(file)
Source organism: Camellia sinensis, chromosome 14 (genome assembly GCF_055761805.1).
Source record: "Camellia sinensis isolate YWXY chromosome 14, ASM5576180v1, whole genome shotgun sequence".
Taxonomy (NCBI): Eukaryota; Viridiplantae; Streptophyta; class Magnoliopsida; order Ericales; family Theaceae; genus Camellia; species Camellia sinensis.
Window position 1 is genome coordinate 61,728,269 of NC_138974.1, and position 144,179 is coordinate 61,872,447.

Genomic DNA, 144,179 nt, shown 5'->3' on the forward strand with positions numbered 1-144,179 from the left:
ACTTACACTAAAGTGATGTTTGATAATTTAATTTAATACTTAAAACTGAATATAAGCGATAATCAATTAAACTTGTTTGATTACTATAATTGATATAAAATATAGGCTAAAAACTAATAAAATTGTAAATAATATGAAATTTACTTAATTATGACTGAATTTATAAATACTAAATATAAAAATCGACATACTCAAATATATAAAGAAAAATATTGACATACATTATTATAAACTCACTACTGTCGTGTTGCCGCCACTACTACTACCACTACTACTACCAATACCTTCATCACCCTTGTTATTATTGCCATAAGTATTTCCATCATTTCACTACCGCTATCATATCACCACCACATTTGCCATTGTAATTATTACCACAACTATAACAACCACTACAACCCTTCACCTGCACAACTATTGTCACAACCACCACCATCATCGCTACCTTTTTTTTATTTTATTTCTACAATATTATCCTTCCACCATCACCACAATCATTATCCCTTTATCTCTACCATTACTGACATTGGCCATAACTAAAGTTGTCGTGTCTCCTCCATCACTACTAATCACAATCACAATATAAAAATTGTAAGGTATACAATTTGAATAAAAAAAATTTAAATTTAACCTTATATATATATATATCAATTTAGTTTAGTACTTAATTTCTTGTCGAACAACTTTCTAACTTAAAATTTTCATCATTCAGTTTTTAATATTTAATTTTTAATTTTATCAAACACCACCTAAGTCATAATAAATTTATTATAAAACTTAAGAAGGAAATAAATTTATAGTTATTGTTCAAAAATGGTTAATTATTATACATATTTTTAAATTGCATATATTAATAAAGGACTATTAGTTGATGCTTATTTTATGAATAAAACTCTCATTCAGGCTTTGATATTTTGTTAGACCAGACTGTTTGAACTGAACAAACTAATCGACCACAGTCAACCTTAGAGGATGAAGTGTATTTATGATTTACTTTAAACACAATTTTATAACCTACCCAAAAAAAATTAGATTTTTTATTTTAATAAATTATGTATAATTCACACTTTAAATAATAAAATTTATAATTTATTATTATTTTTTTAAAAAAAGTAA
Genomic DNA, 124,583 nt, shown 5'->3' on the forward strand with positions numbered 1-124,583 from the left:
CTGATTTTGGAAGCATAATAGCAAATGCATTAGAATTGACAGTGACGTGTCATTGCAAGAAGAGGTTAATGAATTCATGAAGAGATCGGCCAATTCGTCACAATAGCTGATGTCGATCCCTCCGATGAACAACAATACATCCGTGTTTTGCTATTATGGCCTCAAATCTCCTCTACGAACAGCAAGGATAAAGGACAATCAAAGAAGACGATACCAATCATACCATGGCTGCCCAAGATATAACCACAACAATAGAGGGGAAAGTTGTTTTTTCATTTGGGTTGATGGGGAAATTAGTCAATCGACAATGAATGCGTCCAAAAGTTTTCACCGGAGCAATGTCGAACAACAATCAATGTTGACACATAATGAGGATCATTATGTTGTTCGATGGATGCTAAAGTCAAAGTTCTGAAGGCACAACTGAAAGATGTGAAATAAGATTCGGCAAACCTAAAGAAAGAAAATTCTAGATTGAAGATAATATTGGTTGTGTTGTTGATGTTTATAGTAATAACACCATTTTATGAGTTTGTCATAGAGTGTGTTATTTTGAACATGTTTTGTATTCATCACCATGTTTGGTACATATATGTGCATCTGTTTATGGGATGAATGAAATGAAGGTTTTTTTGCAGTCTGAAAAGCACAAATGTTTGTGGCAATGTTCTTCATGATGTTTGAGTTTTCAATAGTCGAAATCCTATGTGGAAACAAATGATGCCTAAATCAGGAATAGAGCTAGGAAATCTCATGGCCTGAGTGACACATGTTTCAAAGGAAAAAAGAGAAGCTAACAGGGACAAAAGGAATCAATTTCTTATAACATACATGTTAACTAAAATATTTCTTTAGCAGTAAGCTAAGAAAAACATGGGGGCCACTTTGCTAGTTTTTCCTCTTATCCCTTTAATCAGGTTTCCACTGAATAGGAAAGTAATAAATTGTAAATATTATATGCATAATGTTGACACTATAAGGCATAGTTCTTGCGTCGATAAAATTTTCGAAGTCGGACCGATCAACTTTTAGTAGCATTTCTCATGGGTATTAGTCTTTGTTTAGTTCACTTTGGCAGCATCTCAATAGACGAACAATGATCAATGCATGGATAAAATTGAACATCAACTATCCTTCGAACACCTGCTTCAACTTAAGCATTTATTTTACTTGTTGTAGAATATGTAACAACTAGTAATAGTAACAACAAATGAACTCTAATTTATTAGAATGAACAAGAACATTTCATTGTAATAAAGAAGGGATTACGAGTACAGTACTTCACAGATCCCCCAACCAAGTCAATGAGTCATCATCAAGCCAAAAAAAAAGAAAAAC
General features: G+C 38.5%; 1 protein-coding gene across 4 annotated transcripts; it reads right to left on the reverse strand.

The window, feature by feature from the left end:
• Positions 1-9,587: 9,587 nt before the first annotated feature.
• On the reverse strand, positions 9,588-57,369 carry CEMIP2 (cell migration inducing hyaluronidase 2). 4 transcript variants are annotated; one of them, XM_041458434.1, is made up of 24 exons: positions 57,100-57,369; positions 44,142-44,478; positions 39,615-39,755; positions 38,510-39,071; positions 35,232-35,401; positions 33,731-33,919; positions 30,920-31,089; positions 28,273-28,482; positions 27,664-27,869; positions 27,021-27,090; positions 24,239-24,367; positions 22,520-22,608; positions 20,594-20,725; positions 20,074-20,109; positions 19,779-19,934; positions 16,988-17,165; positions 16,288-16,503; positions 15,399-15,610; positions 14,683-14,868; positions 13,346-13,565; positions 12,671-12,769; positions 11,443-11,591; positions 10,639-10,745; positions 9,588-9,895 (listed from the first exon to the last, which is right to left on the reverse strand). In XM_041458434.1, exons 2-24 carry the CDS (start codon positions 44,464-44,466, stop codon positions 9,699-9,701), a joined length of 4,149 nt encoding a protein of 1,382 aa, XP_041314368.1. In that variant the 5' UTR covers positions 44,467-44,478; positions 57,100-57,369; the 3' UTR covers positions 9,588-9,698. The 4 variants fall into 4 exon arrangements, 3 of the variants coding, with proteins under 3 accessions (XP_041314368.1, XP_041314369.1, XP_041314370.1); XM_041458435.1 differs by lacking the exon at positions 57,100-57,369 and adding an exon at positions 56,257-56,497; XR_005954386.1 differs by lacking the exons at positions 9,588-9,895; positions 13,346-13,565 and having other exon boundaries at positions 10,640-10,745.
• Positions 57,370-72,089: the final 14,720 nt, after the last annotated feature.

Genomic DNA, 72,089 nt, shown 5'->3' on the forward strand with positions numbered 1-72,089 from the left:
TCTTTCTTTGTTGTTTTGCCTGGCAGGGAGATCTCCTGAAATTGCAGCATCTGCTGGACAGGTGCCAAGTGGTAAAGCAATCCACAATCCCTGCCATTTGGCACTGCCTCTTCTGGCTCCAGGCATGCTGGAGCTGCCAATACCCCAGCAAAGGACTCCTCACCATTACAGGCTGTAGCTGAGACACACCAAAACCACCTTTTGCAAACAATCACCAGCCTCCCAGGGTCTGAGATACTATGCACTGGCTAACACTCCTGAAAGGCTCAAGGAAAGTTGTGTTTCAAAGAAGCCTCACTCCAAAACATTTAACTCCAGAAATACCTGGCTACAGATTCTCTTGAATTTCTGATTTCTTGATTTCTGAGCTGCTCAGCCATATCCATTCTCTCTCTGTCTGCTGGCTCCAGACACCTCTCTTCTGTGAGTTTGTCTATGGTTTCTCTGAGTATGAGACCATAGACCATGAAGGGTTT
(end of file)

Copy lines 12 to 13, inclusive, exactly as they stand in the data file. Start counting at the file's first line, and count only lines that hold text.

• On the reverse strand, positions 9,588-57,369 carry CEMIP2 (cell migration inducing hyaluronidase 2). 4 transcript variants are annotated; one of them, XM_041458434.1, is made up of 24 exons: positions 57,100-57,369; positions 44,142-44,478; positions 39,615-39,755; positions 38,510-39,071; positions 35,232-35,401; positions 33,731-33,919; positions 30,920-31,089; positions 28,273-28,482; positions 27,664-27,869; positions 27,021-27,090; positions 24,239-24,367; positions 22,520-22,608; positions 20,594-20,725; positions 20,074-20,109; positions 19,779-19,934; positions 16,988-17,165; positions 16,288-16,503; positions 15,399-15,610; positions 14,683-14,868; positions 13,346-13,565; positions 12,671-12,769; positions 11,443-11,591; positions 10,639-10,745; positions 9,588-9,895 (listed from the first exon to the last, which is right to left on the reverse strand). In XM_041458434.1, exons 2-24 carry the CDS (start codon positions 44,464-44,466, stop codon positions 9,699-9,701), a joined length of 4,149 nt encoding a protein of 1,382 aa, XP_041314368.1. In that variant the 5' UTR covers positions 44,467-44,478; positions 57,100-57,369; the 3' UTR covers positions 9,588-9,698. The 4 variants fall into 4 exon arrangements, 3 of the variants coding, with proteins under 3 accessions (XP_041314368.1, XP_041314369.1, XP_041314370.1); XM_041458435.1 differs by lacking the exon at positions 57,100-57,369 and adding an exon at positions 56,257-56,497; XR_005954386.1 differs by lacking the exons at positions 9,588-9,895; positions 13,346-13,565 and having other exon boundaries at positions 10,640-10,745.
• Positions 57,370-72,089: the final 14,720 nt, after the last annotated feature.